Ezra 6:2
Parallel Verses
New International Version
A scroll was found in the citadel of Ecbatana in the province of Media, and this was written on it: Memorandum:

King James Bible
And there was found at Achmetha, in the palace that is in the province of the Medes, a roll, and therein was a record thus written:

Darby Bible Translation
And there was found at Achmetha in the fortress that is in the province of Media a roll, and therein was a record thus written:

World English Bible
There was found at Achmetha, in the palace that is in the province of Media, a scroll, and therein was thus written for a record:

Young's Literal Translation
and there hath been found at Achmetha, in a palace that is in the province of Media, a roll, and a record thus written within it is:

Ezra 6:2 Parallel
Commentary
Clarke's Commentary on the Bible

At Achmetha - Ecbatana in India, whither it is probable all the records of Cyrus had been carried. This was a sort of summer residence for the kings of Persia.

Treasury of Scripture Knowledge

at Achmetha. or, at Ecbatana, or, in a coffer (Probably from the Persian, kham, 'a house for a summer residence,' with a prefix, aleph, and the Chaldee termination, that, most likely denotes Ecbatana, as the Vulgate and Josephus read, the summer residence of the Persian monarchs. It was situated in a mountainous region at the foot of mount Orontes, or Jasonius, according to Ammianus, on the southern confines of Media and Persia, and according to Pliny,

750 miles from Seleucia the Great,

20 miles from the Caspian passes,

450 miles from Susa, and the same from Gazae Atropatene, and in lat.

37 deg.

45 min., long.

88 deg., according to Ptolemy. The building of the city is ascribed to Semiramis by Diodorus, but to Deioces by Eusebius, (in Chr.

Ezra 1:1 Now in the first year of Cyrus king of Persia, that the word of the LORD by the mouth of Jeremiah might be fulfilled...

,) and Herodotus, who states that it was surrounded by seven walls, strong and ample, built in circles one within another, rising each above each by the height of their respective battlements; each being distinguished by a different colour, the first white, the second black, the third purple, the fourth blue, the fifth orange, the sixth plated with silver, and the seventh with gold. The largest of these was nearly the extent of Athens, i.e.

200 furlongs, according to Dion Chrysostom; but Diodorus Siculus states the circumference of Ecbatana to be

250 furlongs. Within the inner circle stood the king's palace and the royal treasury, so much celebrated for its splendour and riches by Polybius. It is highly probable, as D'Anville and Major Rennel suppose, that the present Hamadan, whose ruins attest its former splendour, occupies the site of Ecbatana. It is situated in Al Gebal, at the foot of the lofty mountain Alwend, about

80 leagues from Ispahan, and also from Bagdad.)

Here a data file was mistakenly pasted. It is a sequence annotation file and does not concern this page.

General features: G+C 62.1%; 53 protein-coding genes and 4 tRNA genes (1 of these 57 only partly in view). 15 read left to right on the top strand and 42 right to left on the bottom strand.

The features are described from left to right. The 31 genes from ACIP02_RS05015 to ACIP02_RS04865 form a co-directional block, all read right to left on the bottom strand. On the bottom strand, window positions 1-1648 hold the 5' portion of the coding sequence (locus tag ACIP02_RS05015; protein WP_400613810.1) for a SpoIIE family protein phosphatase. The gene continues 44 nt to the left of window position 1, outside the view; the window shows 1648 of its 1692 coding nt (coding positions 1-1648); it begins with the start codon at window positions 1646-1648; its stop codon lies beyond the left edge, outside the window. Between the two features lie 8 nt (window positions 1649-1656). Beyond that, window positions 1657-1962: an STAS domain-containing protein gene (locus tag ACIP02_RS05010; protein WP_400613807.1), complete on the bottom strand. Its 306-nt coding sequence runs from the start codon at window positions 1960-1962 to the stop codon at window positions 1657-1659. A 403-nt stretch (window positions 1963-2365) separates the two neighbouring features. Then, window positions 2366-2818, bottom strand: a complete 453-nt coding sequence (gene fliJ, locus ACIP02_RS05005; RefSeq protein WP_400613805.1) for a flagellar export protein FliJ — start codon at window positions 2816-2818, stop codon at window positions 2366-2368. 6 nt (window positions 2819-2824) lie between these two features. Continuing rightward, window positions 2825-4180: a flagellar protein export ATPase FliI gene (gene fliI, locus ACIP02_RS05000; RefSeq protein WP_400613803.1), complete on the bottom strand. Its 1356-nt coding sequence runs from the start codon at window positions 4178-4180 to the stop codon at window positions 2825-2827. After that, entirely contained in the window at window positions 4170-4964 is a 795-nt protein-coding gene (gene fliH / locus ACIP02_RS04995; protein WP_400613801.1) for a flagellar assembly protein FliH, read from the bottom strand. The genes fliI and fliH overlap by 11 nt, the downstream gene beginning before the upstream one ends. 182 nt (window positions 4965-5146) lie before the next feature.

Library
God the Joy-Bringer
'They kept the feast ... seven days with joy; for the Lord had made them joyful.'--EZRA vi. 22. Twenty years of hard work and many disappointments and dangers had at last, for the Israelites returning from the captivity, been crowned by the completion of the Temple. It was a poor affair as compared with the magnificent house that had stood upon Zion; and so some of them 'despised the day of small things.' They were ringed about by enemies; they were feeble in themselves; there was a great deal to
Alexander Maclaren—Expositions of Holy Scripture

The "Fraternity" of Pharisees
To realise the state of religious society at the time of our Lord, the fact that the Pharisees were a regular "order," and that there were many such "fraternities," in great measure the outcome of the original Pharisees, must always be kept in view. For the New Testament simply transports us among contemporary scenes and actors, taking the then existent state of things, so to speak, for granted. But the fact referred to explains many seemingly strange circumstances, and casts fresh light upon all.
Alfred Edersheim—Sketches of Jewish Social Life

Ezra-Nehemiah
Some of the most complicated problems in Hebrew history as well as in the literary criticism of the Old Testament gather about the books of Ezra and Nehemiah. Apart from these books, all that we know of the origin and early history of Judaism is inferential. They are our only historical sources for that period; and if in them we have, as we seem to have, authentic memoirs, fragmentary though they be, written by the two men who, more than any other, gave permanent shape and direction to Judaism, then
John Edgar McFadyen—Introduction to the Old Testament

Cross References
Hebrews 10:7
Then I said, 'Here I am--it is written about me in the scroll-- I have come to do your will, my God.'"

2 Kings 17:6
In the ninth year of Hoshea, the king of Assyria captured Samaria and deported the Israelites to Assyria. He settled them in Halah, in Gozan on the Habor River and in the towns of the Medes.

Ezra 5:17
Now if it pleases the king, let a search be made in the royal archives of Babylon to see if King Cyrus did in fact issue a decree to rebuild this house of God in Jerusalem. Then let the king send us his decision in this matter.

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